I have made Dan's Black Pepper Rye and the White Thyme bread which were delicious but I think I should progress in an order that will let me understand Lepards thinking. After looking at nearly every bread in the book, I see the ratios of leaven and timing are different than I have been accustomed to using. There are also a few specialized techniques that I haven't used and ingredients while common at home are unfamiliar to me in baking. Pickle Juice would be a good example. It would be easy for me to get distracted by the many wonderful new recipes and ignore the common sourdough white loaf. As I discovered, that would be a mistake.

        I made the White Leaven bread by the book except I substituted 30 grams of sifted rye into the 500g white bread flour. Dan suggests using fresh yeast and as soon as I find a local source for 1 pound bricks I intend to make the change from Instant Dry (IDY). Most of the brick fresh yeast sold in the US is made just a few miles from here so it's just a matter of finding a distributor.

        The method of developing the gluten in all of the recipes in this book are most easily done with your hands or a plastic scraper. Dan is insistent on minimal kneading, waiting 10 minutes and again just a few seconds of kneading and wait 10 minutes. After a few cycles of this you begin to see the dough come together well and become smooth and silky. Following the initial development comes a schedule of stretch and fold, waiting between folding sessions. All very gentle and effortless steps. The result is a perfectly incorporated and developed dough with just the right amount of aeration.

        Remembering that these same four ingredients can be mixed and handled in many ways to arrive at vastly different ends, I am very pleased to have followed the procedure exactly. The bread is wonderful. For me a perfect outcome is a bread that looks wonderful and has a full flavor with a long lasting after taste. The crust has been baked to a dark brown and has a deeper caramelized flavor that contrasts the crumb. When I manage to bake a bread that has this contrast and tastes this good, I'm really pleased.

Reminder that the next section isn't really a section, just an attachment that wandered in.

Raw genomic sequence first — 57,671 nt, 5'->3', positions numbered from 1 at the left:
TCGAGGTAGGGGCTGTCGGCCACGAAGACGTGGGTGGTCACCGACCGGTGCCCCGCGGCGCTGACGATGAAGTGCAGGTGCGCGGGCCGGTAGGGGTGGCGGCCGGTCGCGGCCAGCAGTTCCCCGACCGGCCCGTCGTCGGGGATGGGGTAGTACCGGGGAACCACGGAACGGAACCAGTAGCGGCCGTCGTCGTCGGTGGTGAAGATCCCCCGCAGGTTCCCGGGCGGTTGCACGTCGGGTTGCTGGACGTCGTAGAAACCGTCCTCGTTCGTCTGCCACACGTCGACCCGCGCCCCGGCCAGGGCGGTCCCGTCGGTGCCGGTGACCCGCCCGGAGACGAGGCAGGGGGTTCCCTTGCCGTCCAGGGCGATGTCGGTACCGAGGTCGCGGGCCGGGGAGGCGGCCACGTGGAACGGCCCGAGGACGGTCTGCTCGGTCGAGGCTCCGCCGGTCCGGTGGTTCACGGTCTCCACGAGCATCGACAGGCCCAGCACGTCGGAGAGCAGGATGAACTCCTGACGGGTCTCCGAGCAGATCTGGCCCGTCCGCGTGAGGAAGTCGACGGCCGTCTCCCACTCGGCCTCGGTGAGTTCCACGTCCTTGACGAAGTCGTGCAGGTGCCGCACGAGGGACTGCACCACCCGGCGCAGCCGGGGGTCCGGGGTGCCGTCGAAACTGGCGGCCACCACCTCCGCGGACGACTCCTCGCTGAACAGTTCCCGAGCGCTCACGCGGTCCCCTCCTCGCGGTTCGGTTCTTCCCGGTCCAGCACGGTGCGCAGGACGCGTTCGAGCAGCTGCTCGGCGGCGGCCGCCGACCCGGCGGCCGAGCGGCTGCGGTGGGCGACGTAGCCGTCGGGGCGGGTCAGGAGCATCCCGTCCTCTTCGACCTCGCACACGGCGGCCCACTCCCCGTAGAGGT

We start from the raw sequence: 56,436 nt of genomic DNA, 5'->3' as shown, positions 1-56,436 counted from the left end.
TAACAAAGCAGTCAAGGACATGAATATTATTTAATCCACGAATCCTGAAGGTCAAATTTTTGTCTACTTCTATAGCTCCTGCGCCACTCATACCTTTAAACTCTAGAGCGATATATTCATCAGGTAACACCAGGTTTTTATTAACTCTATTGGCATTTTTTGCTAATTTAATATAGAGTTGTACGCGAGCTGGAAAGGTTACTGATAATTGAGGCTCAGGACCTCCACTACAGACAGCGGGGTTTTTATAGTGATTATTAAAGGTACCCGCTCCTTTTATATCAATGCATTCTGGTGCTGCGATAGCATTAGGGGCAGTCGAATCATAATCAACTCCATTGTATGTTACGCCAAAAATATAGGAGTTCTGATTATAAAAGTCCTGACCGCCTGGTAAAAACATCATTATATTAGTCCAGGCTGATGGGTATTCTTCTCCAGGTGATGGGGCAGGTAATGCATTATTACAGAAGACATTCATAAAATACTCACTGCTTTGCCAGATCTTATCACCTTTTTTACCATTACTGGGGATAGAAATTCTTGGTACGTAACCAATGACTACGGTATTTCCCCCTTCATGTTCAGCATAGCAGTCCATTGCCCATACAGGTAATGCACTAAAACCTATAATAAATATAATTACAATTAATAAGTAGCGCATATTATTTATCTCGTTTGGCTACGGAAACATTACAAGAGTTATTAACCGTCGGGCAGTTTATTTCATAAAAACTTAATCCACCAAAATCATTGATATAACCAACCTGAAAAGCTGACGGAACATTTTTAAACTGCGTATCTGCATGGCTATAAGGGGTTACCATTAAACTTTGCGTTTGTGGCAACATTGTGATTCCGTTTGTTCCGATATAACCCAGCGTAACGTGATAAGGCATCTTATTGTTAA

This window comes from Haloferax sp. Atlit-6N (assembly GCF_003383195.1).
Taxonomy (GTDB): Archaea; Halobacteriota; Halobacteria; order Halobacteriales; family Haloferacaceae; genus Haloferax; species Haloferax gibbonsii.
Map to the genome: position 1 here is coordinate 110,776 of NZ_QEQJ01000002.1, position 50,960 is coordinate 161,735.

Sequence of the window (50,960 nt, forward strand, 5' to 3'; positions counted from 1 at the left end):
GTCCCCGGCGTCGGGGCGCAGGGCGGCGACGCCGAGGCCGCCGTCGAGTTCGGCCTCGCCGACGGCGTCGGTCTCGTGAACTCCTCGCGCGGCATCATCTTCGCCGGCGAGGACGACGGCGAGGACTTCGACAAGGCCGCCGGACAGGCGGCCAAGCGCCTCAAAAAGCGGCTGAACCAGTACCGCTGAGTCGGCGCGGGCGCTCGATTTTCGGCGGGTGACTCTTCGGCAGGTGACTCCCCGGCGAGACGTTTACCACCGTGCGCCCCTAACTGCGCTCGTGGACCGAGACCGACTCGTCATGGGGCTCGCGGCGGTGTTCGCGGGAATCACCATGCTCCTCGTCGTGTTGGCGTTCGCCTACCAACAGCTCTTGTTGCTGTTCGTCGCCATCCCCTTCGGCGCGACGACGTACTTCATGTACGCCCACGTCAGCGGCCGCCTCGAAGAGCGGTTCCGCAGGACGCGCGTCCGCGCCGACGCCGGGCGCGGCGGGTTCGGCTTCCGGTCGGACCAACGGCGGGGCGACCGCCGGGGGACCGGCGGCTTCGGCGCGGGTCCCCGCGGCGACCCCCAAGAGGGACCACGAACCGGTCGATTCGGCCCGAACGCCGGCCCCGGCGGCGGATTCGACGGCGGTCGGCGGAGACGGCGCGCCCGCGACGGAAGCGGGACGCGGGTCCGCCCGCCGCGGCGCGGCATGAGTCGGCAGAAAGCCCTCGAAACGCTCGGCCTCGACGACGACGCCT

I know there are many bread books out there to choose from. Many are very similar and will produce great breads. If you are serious about making breads that are not merely great but outstanding, "The Handmade Loaf" or the US version "The Art of Handmade Bread"  is available from our link for $12. At this point it's the best value in my library and I'm delighted with the best breads I have made. Lepard has traveled Europe and befriended some of the old time bakers in far off the beaten path corners of the world. Developing these recipes for modern use is a gift to those of us who strive to bake these old style hearty breads.

        No snickering at my attempt to make the twisted boule now!


        turosdolci's picture

        Sometime ago I took a cooking course in Gargano and Chef Marco gave me a delicious family recipe that I is perfect for a luncheon with friends. 



        SylviaH's picture

         P.R. new book 'artisan breads every day' just arrived and I have 3 lbs. of wild rice and plenty of organic dried onions.  So what better reason to bake this bread.  I added a little extra hydration for the dried onions and changed only one ingredient ..the salt I used is Italian sea salt and summer truffle.  The aroma from this bread was intoxicating as was the flavor.  I over proofed the batards but they baked up without deflating.  I froze some extra wild rice so it will be ready for my next batch of maybe some rolls, they would be delicious with Thanksgiving dinner!  The recipe was very easy to make and I retarded the bulk dough for a little more than 24hrs. though it will keep longer.  Recipes like these that are bulk retarded make my wood fired oven baking so much easier.  Timing bread and oven to ready at the same becomes so much easier.  These batards were not baked in the wfo. 






        hansjoakim's picture

        Everyone's got a little Holden Caulfield in them, I presume?

        I thought I should put up some of the recent loaves I've baked, and first are two 40% rye boules that are loosely based on Hamelman's flaxseed rye with old bread soaker. David, Eric and myself loved the original recipe, and David put up a detailed breakdown of it on his blog (by the way, reading through David's blog entry again, I believe that the blog entry should list fresh yeast, not instant). This time, I wanted to combine the complex flavour of the stale bread soaker and acidity of the sourdough with something sweet. I have a hopeless, irrepairable sweet tooth, so that's why!

        The sweetness I had in mind was something along the lines of the classic Borodinsky rye. I've made some Borodinskies before, and I've found a combination of coriander seeds, honey and barley malt extract to be truly divine. So, I started with Hamelman's recipe for the flaxseed rye, and a) omitted the flax altogether, and b) reduced the overall hydration to 70%. Then, c) added 1% coarsely crushed coriander seeds, and d) 3% honey and 3% barley malt extract. I also omitted the (optional) seed coating mentioned in Hamelman's formula.